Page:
Although it’s struggling against both giant rivals like Google and smaller ones like Microsoft’s new search venture Bing, Yahoo is handing over the source code for its version of Hadoop to the community.
Hadoop, a top-level Apache project, is an open source distributed file system and parallel execution environment that lets its users process massive amounts of data.
Yahoo, which uses Hadoop extensively in its Web search and advertising businesses, has been a major contributor to the project.
A Leap of Faith
Yahoo announced the release of its Hadoop source code at the second annual Hadoop summit, held in Sunnyvale, Calif.
With Microsoft launching Bing so recently, and Google still on the king of the search mountain, is it wise for Yahoo to release the source code behind its search technology and other properties?
Well, it can’t hurt, at least. “I don’t think this could land Yahoo in more trouble,” Jeff Rogers, founder of Open Source Analysts Group, told LinuxInsider.
Hadoop is a free Java software framework that supports data-intensive distributed applications.
Yahoo, which says Yahoo Search is the world’s largest Hadoop implementation, says the application runs on more than 25,000 servers at the company and analyzes tens of billions of Web pages, multiple petabytes of storage and billions of new records every day.
Inspired by research papers about Google’s MapReduce and File System applications, Hadoop replicates data aggressively so that the data is not affected even when physical machines go down.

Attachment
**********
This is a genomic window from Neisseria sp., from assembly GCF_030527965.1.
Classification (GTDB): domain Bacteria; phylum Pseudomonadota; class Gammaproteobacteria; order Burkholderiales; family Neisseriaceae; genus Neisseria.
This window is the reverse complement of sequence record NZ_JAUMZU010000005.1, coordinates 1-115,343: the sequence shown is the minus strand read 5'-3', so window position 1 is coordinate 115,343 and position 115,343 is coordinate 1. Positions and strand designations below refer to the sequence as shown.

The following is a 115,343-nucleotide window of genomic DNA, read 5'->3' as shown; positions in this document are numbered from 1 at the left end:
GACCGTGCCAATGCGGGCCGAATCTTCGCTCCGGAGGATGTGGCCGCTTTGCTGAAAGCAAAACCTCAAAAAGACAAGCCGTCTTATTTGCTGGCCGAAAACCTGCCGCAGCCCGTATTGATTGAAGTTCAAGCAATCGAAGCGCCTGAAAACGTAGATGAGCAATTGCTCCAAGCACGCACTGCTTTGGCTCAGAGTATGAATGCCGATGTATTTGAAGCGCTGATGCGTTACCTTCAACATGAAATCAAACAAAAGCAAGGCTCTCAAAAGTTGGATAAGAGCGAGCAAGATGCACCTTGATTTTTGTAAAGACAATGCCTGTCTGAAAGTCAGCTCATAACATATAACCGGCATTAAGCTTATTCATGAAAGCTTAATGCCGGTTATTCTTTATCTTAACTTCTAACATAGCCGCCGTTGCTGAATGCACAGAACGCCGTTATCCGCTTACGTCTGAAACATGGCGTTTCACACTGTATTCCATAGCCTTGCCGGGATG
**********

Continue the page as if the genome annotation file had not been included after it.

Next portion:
Users include the Tennessee Valley Authority (TVA), which employs a commercial version of the application from Cloudera, which was founded to provide enterprise-level support to Hadoop users.
The TVA uses Hadoop to analyze data collected about phasor measurement unit (PMU) data throughout the eastern United States. A PMU measures the electrical waves on an electricity grid. It has about 15 TB of data filed and expects this to grow to about 40 TB by the end of next year.
Cloudera’s distribution of Hadoop includes the Yahoo source code, adding credence to Yahoo’s claim that it’s releasing the code to the community to speed up collaboration around open and collaborative research and development.
The Hadoop distributed file system is part of the Hadoop Core, the flagship sub-project of the Apache Hadoop project.
The project also includes Chukwa, a data collection system for managing large distributed systems; HBase, which provides a scalable, distributed database; Hive, a data warehouse infrastructure; Pig, a high-level data flow language and execution framework for parallel computation; and ZooKeeper, a highly available and reliable coordination system.